I don’t like to camp that much. And I’ve only shot a gun once. I’ve seen Bravehart like everyone else in the country, but I don’t look at it as a “Life Montra.” For those reasons, I tend to shy away from books about “discovering my inner man” and stuff. You know, where you read that all men love to make live things dead and grow bushy beards. So I approached Four Pillars of a Man’s Heart by Stu Webber with some hesitancy. It was actually assigned to me to read as part of a men’s discipleship and leadership group I’m a part of.
I loved it.
Stu argues that every man has 4 Pillars in their heart they need to pay attention to: the King Pillar, the Warrior Pillar, the Mentor Pillar, and the Friend Pillar. And that you as a man have to work to develop these pillars in your own life, but not just develop them – to hold them in balance. If a pillar starts to lean too far one way or the other, bad things start to happen. For example, the king pillar is about leadership and vision for your family. It’s the father’s job to set the direction everyone is headed. However, that pillar can easily get out of balance. If it leans too far to the left, you become an abdicator, someone who doesn’t chart any direction for the family at all and instead lets culture or chance dictate where your wife and kids are headed. On the other hand, you can just as easily become drunk with the power of “being the top dog in the house,” and become a tyrant, ruling over everyone just because you can.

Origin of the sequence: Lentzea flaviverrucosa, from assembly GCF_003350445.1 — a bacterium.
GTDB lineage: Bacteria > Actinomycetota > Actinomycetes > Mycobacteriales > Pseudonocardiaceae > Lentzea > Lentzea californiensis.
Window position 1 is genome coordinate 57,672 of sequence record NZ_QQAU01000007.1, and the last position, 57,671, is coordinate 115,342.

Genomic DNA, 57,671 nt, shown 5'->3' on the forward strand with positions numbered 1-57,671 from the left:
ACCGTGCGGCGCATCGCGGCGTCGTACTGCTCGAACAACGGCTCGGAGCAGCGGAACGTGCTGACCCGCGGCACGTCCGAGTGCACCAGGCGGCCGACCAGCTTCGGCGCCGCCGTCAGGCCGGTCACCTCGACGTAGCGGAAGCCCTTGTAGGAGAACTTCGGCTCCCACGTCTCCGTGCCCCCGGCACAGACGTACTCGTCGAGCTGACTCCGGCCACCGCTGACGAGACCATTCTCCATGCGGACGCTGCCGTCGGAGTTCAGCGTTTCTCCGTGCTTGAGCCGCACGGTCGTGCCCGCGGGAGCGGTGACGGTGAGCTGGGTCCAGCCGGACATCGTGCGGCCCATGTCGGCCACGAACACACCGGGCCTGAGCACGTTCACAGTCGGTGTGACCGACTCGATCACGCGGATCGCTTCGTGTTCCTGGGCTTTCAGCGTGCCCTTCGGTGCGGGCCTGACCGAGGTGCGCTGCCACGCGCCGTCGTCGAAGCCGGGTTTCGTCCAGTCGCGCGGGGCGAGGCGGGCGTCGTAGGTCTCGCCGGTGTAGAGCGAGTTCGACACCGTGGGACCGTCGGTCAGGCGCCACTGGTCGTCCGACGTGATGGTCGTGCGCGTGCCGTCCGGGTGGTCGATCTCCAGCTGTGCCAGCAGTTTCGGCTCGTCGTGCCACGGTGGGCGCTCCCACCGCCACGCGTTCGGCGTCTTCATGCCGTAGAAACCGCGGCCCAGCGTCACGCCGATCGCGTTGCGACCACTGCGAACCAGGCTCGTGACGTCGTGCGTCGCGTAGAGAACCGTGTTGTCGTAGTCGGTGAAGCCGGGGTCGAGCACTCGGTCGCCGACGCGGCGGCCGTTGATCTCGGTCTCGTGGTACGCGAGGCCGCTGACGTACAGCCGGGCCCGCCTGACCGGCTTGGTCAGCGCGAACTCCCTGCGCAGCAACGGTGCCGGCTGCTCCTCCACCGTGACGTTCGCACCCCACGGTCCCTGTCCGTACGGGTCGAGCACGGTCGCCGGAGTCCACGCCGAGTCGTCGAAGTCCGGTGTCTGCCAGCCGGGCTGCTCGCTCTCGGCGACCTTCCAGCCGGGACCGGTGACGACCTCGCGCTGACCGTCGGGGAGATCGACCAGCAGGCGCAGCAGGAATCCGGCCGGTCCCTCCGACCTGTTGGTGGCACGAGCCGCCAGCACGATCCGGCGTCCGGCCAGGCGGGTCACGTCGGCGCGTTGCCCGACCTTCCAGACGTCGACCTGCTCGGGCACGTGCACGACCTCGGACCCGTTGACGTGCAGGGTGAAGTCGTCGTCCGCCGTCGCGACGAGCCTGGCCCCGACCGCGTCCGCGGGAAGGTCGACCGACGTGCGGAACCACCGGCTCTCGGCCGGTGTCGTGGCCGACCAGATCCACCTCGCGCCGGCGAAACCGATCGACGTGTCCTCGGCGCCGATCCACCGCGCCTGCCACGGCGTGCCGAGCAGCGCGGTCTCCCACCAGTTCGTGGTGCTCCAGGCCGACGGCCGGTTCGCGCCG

The warrior pillar is about strength. The mentor pillar is about wisdom. The friend pillar is about love. And each can easily slip from side to side.
I think perhaps the greatest lesson I took from Stu’s book is the new conviction that as the father goes, the household goes. And inside every man is the ability to lead; it’s who God has made us to be. The question is whether or not we want to take up the mantle to do so.
If we do, as Stu reminds us, there’s no guarantee that people will follow – at least not at first. And there’s certainly no guarantee that it will be easy. Indeed, becoming a “true man” is the process of forgetting about yourself and thinking about the good of the people God has entrusted to your care. And that idea is incredibly helpful in and of itself – these people – Jana, Joshua, Andi, and the new one on the way – these are the ones God has given to me. Now what am I going to do with them?